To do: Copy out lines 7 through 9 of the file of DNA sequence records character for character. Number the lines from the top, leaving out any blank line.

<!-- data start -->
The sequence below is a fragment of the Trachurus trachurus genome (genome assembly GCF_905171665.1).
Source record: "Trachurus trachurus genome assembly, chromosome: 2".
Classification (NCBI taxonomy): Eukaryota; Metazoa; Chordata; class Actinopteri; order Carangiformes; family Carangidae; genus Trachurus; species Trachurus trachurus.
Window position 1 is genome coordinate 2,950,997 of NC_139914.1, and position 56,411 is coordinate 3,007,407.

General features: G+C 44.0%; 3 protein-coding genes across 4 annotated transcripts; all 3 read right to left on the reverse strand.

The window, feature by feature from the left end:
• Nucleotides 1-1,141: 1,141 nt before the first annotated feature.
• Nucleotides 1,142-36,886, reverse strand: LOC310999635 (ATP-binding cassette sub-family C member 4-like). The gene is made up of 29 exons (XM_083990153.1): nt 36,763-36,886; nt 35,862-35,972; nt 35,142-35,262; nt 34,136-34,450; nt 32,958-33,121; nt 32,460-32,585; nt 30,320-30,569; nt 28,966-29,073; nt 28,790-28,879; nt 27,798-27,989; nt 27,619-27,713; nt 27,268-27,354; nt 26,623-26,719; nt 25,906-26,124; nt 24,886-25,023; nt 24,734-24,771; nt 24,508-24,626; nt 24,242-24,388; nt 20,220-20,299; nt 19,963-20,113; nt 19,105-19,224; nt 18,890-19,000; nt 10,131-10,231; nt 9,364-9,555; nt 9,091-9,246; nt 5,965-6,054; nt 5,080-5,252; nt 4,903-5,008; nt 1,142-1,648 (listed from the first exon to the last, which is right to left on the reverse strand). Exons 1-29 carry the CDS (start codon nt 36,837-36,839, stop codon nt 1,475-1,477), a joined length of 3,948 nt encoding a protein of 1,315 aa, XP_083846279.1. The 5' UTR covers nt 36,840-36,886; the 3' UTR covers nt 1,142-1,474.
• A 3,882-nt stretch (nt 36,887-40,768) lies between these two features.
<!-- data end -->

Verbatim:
• Nucleotides 1-1,141: 1,141 nt before the first annotated feature.
• Nucleotides 1,142-36,886, reverse strand: LOC310999635 (ATP-binding cassette sub-family C member 4-like). The gene is made up of 29 exons (XM_083990153.1): nt 36,763-36,886; nt 35,862-35,972; nt 35,142-35,262; nt 34,136-34,450; nt 32,958-33,121; nt 32,460-32,585; nt 30,320-30,569; nt 28,966-29,073; nt 28,790-28,879; nt 27,798-27,989; nt 27,619-27,713; nt 27,268-27,354; nt 26,623-26,719; nt 25,906-26,124; nt 24,886-25,023; nt 24,734-24,771; nt 24,508-24,626; nt 24,242-24,388; nt 20,220-20,299; nt 19,963-20,113; nt 19,105-19,224; nt 18,890-19,000; nt 10,131-10,231; nt 9,364-9,555; nt 9,091-9,246; nt 5,965-6,054; nt 5,080-5,252; nt 4,903-5,008; nt 1,142-1,648 (listed from the first exon to the last, which is right to left on the reverse strand). Exons 1-29 carry the CDS (start codon nt 36,837-36,839, stop codon nt 1,475-1,477), a joined length of 3,948 nt encoding a protein of 1,315 aa, XP_083846279.1. The 5' UTR covers nt 36,840-36,886; the 3' UTR covers nt 1,142-1,474.
• A 3,882-nt stretch (nt 36,887-40,768) lies between these two features.